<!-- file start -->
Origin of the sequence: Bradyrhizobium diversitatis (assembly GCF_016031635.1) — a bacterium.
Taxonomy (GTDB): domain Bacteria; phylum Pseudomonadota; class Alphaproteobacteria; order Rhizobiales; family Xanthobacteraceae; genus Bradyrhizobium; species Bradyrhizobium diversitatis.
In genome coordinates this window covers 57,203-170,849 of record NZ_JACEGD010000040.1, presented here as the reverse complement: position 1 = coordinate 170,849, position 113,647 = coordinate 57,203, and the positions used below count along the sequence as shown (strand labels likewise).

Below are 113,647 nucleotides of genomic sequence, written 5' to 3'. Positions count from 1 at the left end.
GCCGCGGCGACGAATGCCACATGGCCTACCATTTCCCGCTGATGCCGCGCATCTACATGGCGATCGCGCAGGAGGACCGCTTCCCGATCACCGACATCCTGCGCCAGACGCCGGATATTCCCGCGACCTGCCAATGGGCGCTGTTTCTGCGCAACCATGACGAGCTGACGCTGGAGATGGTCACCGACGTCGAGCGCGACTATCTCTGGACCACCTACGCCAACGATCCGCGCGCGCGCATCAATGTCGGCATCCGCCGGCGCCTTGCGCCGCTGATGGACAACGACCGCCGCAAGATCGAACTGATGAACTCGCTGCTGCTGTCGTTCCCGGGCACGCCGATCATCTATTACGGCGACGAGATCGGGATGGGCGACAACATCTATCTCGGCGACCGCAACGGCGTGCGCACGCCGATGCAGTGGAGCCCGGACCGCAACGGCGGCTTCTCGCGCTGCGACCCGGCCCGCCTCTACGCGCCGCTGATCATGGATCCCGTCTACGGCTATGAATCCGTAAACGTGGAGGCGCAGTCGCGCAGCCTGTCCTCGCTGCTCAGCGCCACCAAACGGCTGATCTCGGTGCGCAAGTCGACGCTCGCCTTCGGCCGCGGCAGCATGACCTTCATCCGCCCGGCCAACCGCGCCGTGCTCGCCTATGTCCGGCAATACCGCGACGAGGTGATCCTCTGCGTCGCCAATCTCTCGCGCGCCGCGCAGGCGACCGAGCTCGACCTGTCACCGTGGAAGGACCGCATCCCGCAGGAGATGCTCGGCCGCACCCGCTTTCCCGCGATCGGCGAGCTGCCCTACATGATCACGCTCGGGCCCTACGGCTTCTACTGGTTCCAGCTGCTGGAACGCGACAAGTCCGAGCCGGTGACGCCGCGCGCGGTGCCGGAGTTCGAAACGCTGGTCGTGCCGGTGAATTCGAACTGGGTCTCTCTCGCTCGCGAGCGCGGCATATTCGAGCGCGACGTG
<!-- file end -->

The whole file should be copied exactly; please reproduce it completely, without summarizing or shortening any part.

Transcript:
Origin of the sequence: Bradyrhizobium diversitatis (assembly GCF_016031635.1) — a bacterium.
Taxonomy (GTDB): domain Bacteria; phylum Pseudomonadota; class Alphaproteobacteria; order Rhizobiales; family Xanthobacteraceae; genus Bradyrhizobium; species Bradyrhizobium diversitatis.
In genome coordinates this window covers 57,203-170,849 of record NZ_JACEGD010000040.1, presented here as the reverse complement: position 1 = coordinate 170,849, position 113,647 = coordinate 57,203, and the positions used below count along the sequence as shown (strand labels likewise).

Below are 113,647 nucleotides of genomic sequence, written 5' to 3'. Positions count from 1 at the left end.
GCCGCGGCGACGAATGCCACATGGCCTACCATTTCCCGCTGATGCCGCGCATCTACATGGCGATCGCGCAGGAGGACCGCTTCCCGATCACCGACATCCTGCGCCAGACGCCGGATATTCCCGCGACCTGCCAATGGGCGCTGTTTCTGCGCAACCATGACGAGCTGACGCTGGAGATGGTCACCGACGTCGAGCGCGACTATCTCTGGACCACCTACGCCAACGATCCGCGCGCGCGCATCAATGTCGGCATCCGCCGGCGCCTTGCGCCGCTGATGGACAACGACCGCCGCAAGATCGAACTGATGAACTCGCTGCTGCTGTCGTTCCCGGGCACGCCGATCATCTATTACGGCGACGAGATCGGGATGGGCGACAACATCTATCTCGGCGACCGCAACGGCGTGCGCACGCCGATGCAGTGGAGCCCGGACCGCAACGGCGGCTTCTCGCGCTGCGACCCGGCCCGCCTCTACGCGCCGCTGATCATGGATCCCGTCTACGGCTATGAATCCGTAAACGTGGAGGCGCAGTCGCGCAGCCTGTCCTCGCTGCTCAGCGCCACCAAACGGCTGATCTCGGTGCGCAAGTCGACGCTCGCCTTCGGCCGCGGCAGCATGACCTTCATCCGCCCGGCCAACCGCGCCGTGCTCGCCTATGTCCGGCAATACCGCGACGAGGTGATCCTCTGCGTCGCCAATCTCTCGCGCGCCGCGCAGGCGACCGAGCTCGACCTGTCACCGTGGAAGGACCGCATCCCGCAGGAGATGCTCGGCCGCACCCGCTTTCCCGCGATCGGCGAGCTGCCCTACATGATCACGCTCGGGCCCTACGGCTTCTACTGGTTCCAGCTGCTGGAACGCGACAAGTCCGAGCCGGTGACGCCGCGCGCGGTGCCGGAGTTCGAAACGCTGGTCGTGCCGGTGAATTCGAACTGGGTCTCTCTCGCTCGCGAGCGCGGCATATTCGAGCGCGACGTG